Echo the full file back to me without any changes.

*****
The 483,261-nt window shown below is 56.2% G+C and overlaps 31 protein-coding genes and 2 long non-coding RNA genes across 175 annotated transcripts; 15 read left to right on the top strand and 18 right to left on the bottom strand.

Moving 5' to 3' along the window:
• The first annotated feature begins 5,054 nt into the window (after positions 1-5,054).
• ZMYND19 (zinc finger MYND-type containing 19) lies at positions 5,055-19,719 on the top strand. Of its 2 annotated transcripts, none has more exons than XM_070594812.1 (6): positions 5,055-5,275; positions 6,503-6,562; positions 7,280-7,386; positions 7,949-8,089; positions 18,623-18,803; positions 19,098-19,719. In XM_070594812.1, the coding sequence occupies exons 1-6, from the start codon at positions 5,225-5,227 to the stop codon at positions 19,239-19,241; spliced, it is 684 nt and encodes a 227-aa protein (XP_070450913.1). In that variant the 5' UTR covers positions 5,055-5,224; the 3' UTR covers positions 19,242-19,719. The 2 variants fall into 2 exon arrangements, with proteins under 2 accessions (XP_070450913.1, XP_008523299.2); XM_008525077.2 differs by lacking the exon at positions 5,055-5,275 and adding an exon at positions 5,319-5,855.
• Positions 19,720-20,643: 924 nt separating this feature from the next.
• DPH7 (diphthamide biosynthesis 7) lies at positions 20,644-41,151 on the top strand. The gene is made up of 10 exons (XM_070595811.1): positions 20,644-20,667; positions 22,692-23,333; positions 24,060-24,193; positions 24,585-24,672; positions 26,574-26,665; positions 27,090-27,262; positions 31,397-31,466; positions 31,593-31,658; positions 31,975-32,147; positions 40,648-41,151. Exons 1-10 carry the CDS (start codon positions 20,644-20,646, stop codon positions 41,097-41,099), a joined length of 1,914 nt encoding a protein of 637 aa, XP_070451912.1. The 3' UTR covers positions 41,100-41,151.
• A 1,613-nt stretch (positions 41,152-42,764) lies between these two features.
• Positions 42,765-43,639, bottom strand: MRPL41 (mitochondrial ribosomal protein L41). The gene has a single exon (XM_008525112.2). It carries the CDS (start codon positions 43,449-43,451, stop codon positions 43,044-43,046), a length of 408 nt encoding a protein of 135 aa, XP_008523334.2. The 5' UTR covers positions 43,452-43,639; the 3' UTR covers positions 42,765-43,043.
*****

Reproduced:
The 483,261-nt window shown below is 56.2% G+C and overlaps 31 protein-coding genes and 2 long non-coding RNA genes across 175 annotated transcripts; 15 read left to right on the top strand and 18 right to left on the bottom strand.

Moving 5' to 3' along the window:
• The first annotated feature begins 5,054 nt into the window (after positions 1-5,054).
• ZMYND19 (zinc finger MYND-type containing 19) lies at positions 5,055-19,719 on the top strand. Of its 2 annotated transcripts, none has more exons than XM_070594812.1 (6): positions 5,055-5,275; positions 6,503-6,562; positions 7,280-7,386; positions 7,949-8,089; positions 18,623-18,803; positions 19,098-19,719. In XM_070594812.1, the coding sequence occupies exons 1-6, from the start codon at positions 5,225-5,227 to the stop codon at positions 19,239-19,241; spliced, it is 684 nt and encodes a 227-aa protein (XP_070450913.1). In that variant the 5' UTR covers positions 5,055-5,224; the 3' UTR covers positions 19,242-19,719. The 2 variants fall into 2 exon arrangements, with proteins under 2 accessions (XP_070450913.1, XP_008523299.2); XM_008525077.2 differs by lacking the exon at positions 5,055-5,275 and adding an exon at positions 5,319-5,855.
• Positions 19,720-20,643: 924 nt separating this feature from the next.
• DPH7 (diphthamide biosynthesis 7) lies at positions 20,644-41,151 on the top strand. The gene is made up of 10 exons (XM_070595811.1): positions 20,644-20,667; positions 22,692-23,333; positions 24,060-24,193; positions 24,585-24,672; positions 26,574-26,665; positions 27,090-27,262; positions 31,397-31,466; positions 31,593-31,658; positions 31,975-32,147; positions 40,648-41,151. Exons 1-10 carry the CDS (start codon positions 20,644-20,646, stop codon positions 41,097-41,099), a joined length of 1,914 nt encoding a protein of 637 aa, XP_070451912.1. The 3' UTR covers positions 41,100-41,151.
• A 1,613-nt stretch (positions 41,152-42,764) lies between these two features.
• Positions 42,765-43,639, bottom strand: MRPL41 (mitochondrial ribosomal protein L41). The gene has a single exon (XM_008525112.2). It carries the CDS (start codon positions 43,449-43,451, stop codon positions 43,044-43,046), a length of 408 nt encoding a protein of 135 aa, XP_008523334.2. The 5' UTR covers positions 43,452-43,639; the 3' UTR covers positions 42,765-43,043.